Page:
The State of Florida and the U.S. Environmental Protection Agency reached a consensus on new strategies for improving water quality in America's Everglades. Based on months of scientific and technical discussions, these strategies will expand water quality improvement projects to achieve the phosphorus water quality standard established for the Everglades.
Under these strategies, the South Florida Water Management District is implementing a technical plan to complete several projects that will create more than 6,500 acres of new stormwater treatment areas (STAs) and 116,000 acre-feet of additional water storage through construction of flow equalization basins (FEBs). Flow equalization basins provide a more steady flow of water to the STAs, helping to maintain desired water levels needed to achieve optimal water quality treatment performance.
A flow equalization basin (FEB) is a constructed storage feature used to capture and store peak stormwater flows. Water managers can move water from FEBs into STAs at a steady rate to optimize STA performance and achieve water quality improvement targets.
The strategies also include additional source controls – where pollution is reduced at the source – in areas of the eastern Everglades where phosphorus levels in stormwater runoff have been historically higher. In addition, a robust science plan will ensure continued research and monitoring to improve and optimize the performance of water quality treatment technologies.
Construction is moving forward on the new pump station for the L-8 Flow Equalization Basin. The L-8 FEB is one of several Restoration Strategies projects that are underway.
The technical plan is part of a revised National Pollutant Discharge Elimination System (NPDES) permit issued by the Florida Department of Environmental Protection and approved by the U.S. Environmental Protection Agency for operation of the District's network of Stormwater Treatment Areas south of Lake Okeechobee. The NPDES permit – along with a new state-issued Everglades Forever Act permit – establishes stringent phosphorus limits for water discharged into the Everglades.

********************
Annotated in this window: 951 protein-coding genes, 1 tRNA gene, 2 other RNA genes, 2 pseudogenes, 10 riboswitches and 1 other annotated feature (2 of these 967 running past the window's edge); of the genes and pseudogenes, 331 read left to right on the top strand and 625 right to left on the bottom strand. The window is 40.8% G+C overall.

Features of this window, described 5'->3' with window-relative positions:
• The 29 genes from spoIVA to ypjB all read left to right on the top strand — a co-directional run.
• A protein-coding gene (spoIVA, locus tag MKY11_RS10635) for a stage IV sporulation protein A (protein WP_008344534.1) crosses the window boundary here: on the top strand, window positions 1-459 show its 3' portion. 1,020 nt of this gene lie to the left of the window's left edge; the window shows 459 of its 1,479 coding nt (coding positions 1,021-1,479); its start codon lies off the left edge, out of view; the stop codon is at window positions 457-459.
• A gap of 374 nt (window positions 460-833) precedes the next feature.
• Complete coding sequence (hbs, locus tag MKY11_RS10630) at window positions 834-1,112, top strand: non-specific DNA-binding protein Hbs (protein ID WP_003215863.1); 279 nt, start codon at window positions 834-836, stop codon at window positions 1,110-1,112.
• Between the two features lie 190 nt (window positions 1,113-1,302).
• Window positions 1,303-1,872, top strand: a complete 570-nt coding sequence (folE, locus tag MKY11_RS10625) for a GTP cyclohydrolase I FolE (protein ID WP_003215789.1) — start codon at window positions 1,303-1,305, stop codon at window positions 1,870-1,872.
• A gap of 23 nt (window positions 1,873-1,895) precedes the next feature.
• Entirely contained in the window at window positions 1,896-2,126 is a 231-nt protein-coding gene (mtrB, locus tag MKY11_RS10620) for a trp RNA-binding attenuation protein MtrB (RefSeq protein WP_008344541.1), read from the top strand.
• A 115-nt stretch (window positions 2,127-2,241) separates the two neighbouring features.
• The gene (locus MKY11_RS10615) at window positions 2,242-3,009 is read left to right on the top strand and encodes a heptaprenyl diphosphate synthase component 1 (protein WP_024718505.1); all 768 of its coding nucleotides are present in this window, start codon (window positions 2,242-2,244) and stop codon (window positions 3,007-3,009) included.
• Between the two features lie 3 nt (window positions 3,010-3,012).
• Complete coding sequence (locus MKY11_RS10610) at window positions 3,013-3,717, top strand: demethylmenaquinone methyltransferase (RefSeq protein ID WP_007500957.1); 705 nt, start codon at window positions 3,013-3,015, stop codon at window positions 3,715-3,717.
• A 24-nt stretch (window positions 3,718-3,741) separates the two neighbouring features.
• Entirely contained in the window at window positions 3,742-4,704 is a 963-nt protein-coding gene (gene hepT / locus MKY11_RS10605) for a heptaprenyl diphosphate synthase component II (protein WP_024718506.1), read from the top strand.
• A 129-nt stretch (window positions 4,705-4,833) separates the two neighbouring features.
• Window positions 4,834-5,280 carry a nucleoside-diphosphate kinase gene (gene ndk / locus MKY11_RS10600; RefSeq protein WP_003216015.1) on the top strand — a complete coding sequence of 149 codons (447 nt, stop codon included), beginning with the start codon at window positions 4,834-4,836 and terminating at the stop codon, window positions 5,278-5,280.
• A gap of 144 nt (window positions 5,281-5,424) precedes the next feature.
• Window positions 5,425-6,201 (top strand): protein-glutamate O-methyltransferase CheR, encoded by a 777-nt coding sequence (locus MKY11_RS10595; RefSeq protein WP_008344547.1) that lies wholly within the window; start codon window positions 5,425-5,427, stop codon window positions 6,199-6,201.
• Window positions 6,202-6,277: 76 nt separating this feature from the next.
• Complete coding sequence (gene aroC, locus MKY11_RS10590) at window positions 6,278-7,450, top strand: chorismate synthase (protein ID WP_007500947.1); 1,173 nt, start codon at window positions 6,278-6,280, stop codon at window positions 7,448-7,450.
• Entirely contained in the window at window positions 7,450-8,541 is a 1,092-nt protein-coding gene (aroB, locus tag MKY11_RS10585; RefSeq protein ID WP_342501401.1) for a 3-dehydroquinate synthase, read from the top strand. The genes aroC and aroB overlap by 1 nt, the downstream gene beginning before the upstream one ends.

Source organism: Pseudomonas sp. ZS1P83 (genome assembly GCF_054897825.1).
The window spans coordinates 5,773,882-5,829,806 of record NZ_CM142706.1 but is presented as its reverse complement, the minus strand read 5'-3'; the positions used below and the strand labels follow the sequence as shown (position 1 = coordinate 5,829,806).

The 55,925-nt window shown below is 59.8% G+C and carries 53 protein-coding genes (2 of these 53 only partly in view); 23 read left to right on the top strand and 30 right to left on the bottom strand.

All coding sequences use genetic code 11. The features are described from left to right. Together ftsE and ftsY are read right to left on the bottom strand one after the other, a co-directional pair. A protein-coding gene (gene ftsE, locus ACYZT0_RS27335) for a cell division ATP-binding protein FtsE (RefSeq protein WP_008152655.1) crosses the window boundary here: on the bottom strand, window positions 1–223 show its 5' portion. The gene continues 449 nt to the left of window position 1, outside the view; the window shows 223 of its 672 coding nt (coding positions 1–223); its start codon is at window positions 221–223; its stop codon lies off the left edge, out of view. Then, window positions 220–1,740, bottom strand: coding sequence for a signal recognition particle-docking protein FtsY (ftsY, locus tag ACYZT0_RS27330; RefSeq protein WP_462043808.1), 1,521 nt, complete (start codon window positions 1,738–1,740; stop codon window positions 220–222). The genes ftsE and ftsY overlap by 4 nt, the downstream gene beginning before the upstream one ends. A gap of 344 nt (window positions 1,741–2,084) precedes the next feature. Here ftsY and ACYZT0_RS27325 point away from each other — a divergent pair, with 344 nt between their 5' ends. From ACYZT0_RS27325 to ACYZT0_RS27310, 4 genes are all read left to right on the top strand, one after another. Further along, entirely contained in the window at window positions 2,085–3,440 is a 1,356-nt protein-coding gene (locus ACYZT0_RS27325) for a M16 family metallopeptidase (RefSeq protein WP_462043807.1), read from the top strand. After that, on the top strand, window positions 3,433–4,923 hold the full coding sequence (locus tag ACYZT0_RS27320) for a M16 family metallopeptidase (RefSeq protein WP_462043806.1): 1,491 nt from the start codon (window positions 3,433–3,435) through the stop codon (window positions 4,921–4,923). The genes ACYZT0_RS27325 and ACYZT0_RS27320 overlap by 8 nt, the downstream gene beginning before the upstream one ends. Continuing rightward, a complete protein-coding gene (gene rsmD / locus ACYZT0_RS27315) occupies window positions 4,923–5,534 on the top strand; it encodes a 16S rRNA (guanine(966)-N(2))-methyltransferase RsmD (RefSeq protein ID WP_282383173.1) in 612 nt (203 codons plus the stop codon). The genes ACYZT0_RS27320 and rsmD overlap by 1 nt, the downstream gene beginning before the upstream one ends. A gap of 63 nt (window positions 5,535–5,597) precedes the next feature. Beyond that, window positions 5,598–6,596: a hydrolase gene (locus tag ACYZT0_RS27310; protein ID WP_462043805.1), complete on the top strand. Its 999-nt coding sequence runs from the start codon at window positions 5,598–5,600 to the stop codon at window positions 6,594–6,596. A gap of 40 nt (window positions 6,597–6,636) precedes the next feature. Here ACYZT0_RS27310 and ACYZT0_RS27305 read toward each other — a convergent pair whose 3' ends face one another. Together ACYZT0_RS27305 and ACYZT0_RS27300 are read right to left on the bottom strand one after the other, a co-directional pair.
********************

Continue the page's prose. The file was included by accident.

Construction of new treatment and storage projects identified in the technical plan will build on the State's significant progress to protect the Everglades. To date, the State of Florida has invested more than $1.8 billion toward improving water quality in the "River of Grass."
Key water quality improvements to date include:
Operation of five Everglades STAs with an effective treatment area of 57,000 acres. In Water Year 2012, these constructed wetlands treated more than 730,000 acre-feet of water bound for the Everglades, reducing phosphorus loads by 83 percent.
Construction of nearly 12,000 acres of STA expansions, which was completed in 2012.
Implementation of improved farming methods, known as Best Management Practices (BMPs), on 640,000 acres of agricultural lands south of Lake Okeechobee. Over the BMP program's 17-year history in the Everglades Agricultural Area, the average phosphorus reduction is more than twice the amount required by Florida's Everglades Forever Act.
Although it is a vital nutrient in all natural systems, phosphorus is also a fertilizer component. It flows across the landscape in stormwater runoff (urban and agriculture), harming natural areas by promoting algae growth and an overabundance of non-native plants, crowding out natural vegetation and disrupting food sources and habitats used by native wildlife. The Everglades is naturally a low-nutrient system. Even small amounts of additional nutrients can upset the ecological balance needed by the native plants and animals in the historic "River of Grass."
Design and construction of the treatment and storage projects in the Restoration Strategies Regional Water Quality Plan will take place in three phases over a 12-year timeframe, with completion of all projects set for 2025. Work is underway on several components for the plan's first two phases, which are scheduled to be finished by 2016 and 2018, respectively.
A-1 Flow Equalization Basin